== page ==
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John Moen: The Organic Sound Of The Decemberists

The Decemberists’ John Moen seems content. Enjoying a tour and the success of The King Is Dead, their newest album. As a huge fan of Bill Berry of REM and Mick Fleetwood of Fleetwood Mac, Moen’s style is understandably understated, economic, and band-centric. Their new album shows a change in the band’s sound, stripping down the big, sprawling songs into simpler structures. The British folk influence yielded to American folk and country, and Moen morphed into a modern day Mick Fleetwood.

Could you describe the change in the Decemberists’ sound from the previous album to the new album?
It’s more Americana, or at least our version of it. You know, REM and other Indie rock bands.

Did you change your setup for the new album?
I did get a different drum set. I’d been playing an old Gretsch kit with smaller sizes for a long time. I decided I wanted to a get a late ’60s Ludwig, with a 22" bass drum a 16" floor tom. I wanted to get a little wonkier sound. We tried to approach the music more as a band than as individual parts constructed in the studio. We really tried to do that as a group.

Did you listen to any particular drummers for inspiration?
Yeah. Levon Helm of The Band, who sings, and is a big inspiration. He’s got a great groove that I aspire towards. He just plays the song, and has a beard, and everything he does is just awesome. Excellent musicianship, very tasteful. Totally inspiring. When you’re a kid, and music is more about flash and excitement, he’s not the first guy to come to mind, but he’s certainly a superhero. I also listened to a lot of Bill Berry of REM. I’ve been a fan for a long, long time. There’s this interesting thing he does with the hi-hat, this offbeat thing. But when I saw him live, he wasn’t doing what I thought. It was just the feel of it. I tried to replicate that feel on “The Calamnity Song.”

Did you play any percussion on the album?
Mostly tambourine. I overdubbed it mostly. Live, we have Sarah Watkins, formerly of Nickel Creek, who plays tambourine on a few songs.

How did it feel having the number one album in the country?
It was totally awesome. Our hometown, Portland, really got behind us. It’s funny, watching the music industry crumble around us, and we’re kind of locked into it, being on a major label right now. We’re in a unique position.

What was it like to record in a barn?
It was pretty fun. It could get frustrating at times, when we’re together all the time. And with some songs, we decided the whole band had to play together, but it can be difficult getting a take.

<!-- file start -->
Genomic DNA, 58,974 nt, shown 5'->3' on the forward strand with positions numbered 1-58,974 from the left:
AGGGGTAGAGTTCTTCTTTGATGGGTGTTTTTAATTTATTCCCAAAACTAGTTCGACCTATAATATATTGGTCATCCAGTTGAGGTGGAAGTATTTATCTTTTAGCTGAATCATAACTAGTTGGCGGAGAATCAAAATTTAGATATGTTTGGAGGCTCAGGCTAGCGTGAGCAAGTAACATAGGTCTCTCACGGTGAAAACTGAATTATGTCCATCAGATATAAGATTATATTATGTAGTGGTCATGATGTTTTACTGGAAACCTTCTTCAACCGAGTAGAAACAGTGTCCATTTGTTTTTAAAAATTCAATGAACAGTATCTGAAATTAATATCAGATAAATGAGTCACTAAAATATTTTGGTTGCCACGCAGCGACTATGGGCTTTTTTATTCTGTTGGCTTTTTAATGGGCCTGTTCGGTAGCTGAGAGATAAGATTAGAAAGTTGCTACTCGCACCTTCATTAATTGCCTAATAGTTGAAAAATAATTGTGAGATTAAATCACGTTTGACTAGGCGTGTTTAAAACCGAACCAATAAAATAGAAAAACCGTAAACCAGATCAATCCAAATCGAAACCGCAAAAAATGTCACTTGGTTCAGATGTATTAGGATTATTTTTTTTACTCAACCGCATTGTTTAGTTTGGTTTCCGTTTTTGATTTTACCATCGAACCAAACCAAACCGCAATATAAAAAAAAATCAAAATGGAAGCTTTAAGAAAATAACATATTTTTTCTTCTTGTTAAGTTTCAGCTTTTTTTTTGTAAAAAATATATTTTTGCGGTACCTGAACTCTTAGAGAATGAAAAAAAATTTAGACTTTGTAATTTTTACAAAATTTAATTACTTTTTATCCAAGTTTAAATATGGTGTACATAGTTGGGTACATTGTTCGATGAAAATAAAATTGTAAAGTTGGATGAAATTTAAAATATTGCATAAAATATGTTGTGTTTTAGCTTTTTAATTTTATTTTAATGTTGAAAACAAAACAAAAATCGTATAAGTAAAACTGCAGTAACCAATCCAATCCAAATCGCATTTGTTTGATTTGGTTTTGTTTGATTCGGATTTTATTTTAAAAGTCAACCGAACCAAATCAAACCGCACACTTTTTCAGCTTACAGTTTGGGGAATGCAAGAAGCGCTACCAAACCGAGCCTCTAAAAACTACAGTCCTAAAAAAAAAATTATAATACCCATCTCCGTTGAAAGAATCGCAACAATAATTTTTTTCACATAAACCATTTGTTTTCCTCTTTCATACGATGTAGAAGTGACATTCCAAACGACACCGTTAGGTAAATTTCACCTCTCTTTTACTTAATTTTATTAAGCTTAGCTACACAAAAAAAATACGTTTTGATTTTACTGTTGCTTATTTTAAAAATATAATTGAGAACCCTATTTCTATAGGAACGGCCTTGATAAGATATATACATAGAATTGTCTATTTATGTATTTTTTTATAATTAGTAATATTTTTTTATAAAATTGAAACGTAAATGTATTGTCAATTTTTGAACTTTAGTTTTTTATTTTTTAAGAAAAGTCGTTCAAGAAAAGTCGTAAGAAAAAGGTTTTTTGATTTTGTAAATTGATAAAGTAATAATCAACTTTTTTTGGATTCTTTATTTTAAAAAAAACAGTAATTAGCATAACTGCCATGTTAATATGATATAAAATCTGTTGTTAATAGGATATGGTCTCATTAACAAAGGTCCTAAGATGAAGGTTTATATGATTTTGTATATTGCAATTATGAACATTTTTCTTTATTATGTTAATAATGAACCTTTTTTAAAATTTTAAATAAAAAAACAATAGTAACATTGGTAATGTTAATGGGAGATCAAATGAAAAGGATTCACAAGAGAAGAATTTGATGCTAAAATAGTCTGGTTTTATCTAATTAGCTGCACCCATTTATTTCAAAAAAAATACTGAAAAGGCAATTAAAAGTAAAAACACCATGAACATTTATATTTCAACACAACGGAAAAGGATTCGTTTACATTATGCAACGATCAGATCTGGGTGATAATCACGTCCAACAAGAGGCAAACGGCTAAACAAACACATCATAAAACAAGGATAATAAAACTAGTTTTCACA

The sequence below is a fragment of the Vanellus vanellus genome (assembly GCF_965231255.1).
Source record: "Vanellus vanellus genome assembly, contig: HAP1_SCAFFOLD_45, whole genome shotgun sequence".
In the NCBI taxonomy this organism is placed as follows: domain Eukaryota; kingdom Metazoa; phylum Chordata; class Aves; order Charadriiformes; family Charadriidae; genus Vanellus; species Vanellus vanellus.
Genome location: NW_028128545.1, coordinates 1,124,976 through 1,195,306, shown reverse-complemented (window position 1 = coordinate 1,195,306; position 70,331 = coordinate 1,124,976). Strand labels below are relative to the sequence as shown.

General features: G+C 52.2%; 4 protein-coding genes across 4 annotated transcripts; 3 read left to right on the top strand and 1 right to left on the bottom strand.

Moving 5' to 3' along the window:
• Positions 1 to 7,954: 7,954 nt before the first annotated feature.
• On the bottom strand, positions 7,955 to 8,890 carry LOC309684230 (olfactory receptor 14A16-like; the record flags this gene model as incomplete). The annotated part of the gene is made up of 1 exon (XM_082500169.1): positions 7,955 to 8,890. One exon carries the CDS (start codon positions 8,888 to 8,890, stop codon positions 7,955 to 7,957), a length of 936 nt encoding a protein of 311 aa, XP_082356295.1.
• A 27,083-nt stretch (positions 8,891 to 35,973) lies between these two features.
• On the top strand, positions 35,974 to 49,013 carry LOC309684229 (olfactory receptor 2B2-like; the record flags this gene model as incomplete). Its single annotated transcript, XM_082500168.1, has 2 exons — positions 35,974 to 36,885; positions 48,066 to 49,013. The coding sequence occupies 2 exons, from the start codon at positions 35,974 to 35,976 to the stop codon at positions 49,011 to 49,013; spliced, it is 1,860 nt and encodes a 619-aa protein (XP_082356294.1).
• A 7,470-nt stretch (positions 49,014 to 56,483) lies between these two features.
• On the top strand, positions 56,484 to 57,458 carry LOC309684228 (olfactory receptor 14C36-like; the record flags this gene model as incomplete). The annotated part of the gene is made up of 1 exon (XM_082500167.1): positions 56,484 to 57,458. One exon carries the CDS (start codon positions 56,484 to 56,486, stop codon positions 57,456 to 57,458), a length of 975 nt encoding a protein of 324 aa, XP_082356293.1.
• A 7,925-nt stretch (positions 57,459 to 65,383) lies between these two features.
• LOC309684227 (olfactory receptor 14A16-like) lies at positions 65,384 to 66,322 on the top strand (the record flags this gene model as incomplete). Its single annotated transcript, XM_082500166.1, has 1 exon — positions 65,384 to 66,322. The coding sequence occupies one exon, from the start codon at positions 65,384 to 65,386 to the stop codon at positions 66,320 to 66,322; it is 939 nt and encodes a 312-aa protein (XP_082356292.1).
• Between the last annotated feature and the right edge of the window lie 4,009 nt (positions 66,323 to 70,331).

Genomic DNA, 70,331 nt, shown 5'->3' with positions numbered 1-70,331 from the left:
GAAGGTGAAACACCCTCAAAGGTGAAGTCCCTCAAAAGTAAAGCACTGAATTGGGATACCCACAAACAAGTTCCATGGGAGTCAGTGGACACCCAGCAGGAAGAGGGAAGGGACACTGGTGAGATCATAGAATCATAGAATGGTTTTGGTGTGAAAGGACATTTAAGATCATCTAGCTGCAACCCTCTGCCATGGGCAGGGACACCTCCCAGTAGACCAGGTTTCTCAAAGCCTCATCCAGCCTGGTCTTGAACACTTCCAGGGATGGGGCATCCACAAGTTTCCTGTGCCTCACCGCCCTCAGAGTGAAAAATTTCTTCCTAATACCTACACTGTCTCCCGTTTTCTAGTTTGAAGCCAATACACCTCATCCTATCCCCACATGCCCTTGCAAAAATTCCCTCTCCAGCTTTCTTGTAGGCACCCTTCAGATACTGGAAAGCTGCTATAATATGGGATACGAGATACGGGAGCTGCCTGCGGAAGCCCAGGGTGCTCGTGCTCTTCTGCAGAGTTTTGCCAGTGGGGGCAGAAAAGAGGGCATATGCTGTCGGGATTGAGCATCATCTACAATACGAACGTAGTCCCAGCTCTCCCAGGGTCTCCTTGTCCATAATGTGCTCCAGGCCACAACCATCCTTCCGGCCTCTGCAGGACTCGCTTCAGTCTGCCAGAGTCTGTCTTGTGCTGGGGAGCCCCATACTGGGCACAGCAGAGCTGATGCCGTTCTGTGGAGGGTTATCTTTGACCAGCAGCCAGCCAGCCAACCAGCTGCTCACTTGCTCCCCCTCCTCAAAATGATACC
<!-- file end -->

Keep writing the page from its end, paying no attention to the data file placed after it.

Is there anything you wish you had known earlier in your career as a drummer?
I don’t know. Probably not. I was blindly optimistic for a long time, and it ended up working out for me. It’s a weird gig. I don’t work at drums too hard. I work at songs really hard. My skill set is a mid ’90s one. If I wasn’t into songs, I don’t know if I’d be as interested in music in general. You know, the music stores are full of guys with awesome chops. But I guess I wouldn’t mind knowing more about playing drums.

What was it like to play with Elliott Smith?
That gig was really fun, and then I got fired. Elliott’s a really funny dude, and we had a lot of laughs, but yeah [laughs].

Tell us about your solo album?
Yeah. I have a recent album called Perhapst. I’m really into melody and the songwriting process, and you don’t get to be as involved with that when you’re the drummer in a band with a strong songwriter and such awesome musicians. I like to have the outlet to dabble with that. We have a hiatus coming up, and I’ve got another record I’ve got almost done, so I can focus more on that, work on guitar.

Does working on songs or melodies help you with the drums?
I think so. It’s hard to say. People can make a list of their skills, and misjudge themselves, but I try to listen to songs carefully, and play something that applies well, that’s not too cliché. And I would say that’s a strong suit of mine. Hopefully it is. Did you ever read that article of Mick Fleetwood in Modern Drummer? He has a lot of resonance for me. He said something like, “I can’t remember exactly what I played the last time, it’s always a little different.” I take a lot of solace in that.

He’s also one of the canonical examples of drummers that play the right thing for the song.
Yeah. I’m a huge fan of his. He’s in the same school as Levon Helm for me. Really reliable and on point. And that thing of crashing on the & of the 1 – that’s the coolest thing in the world.

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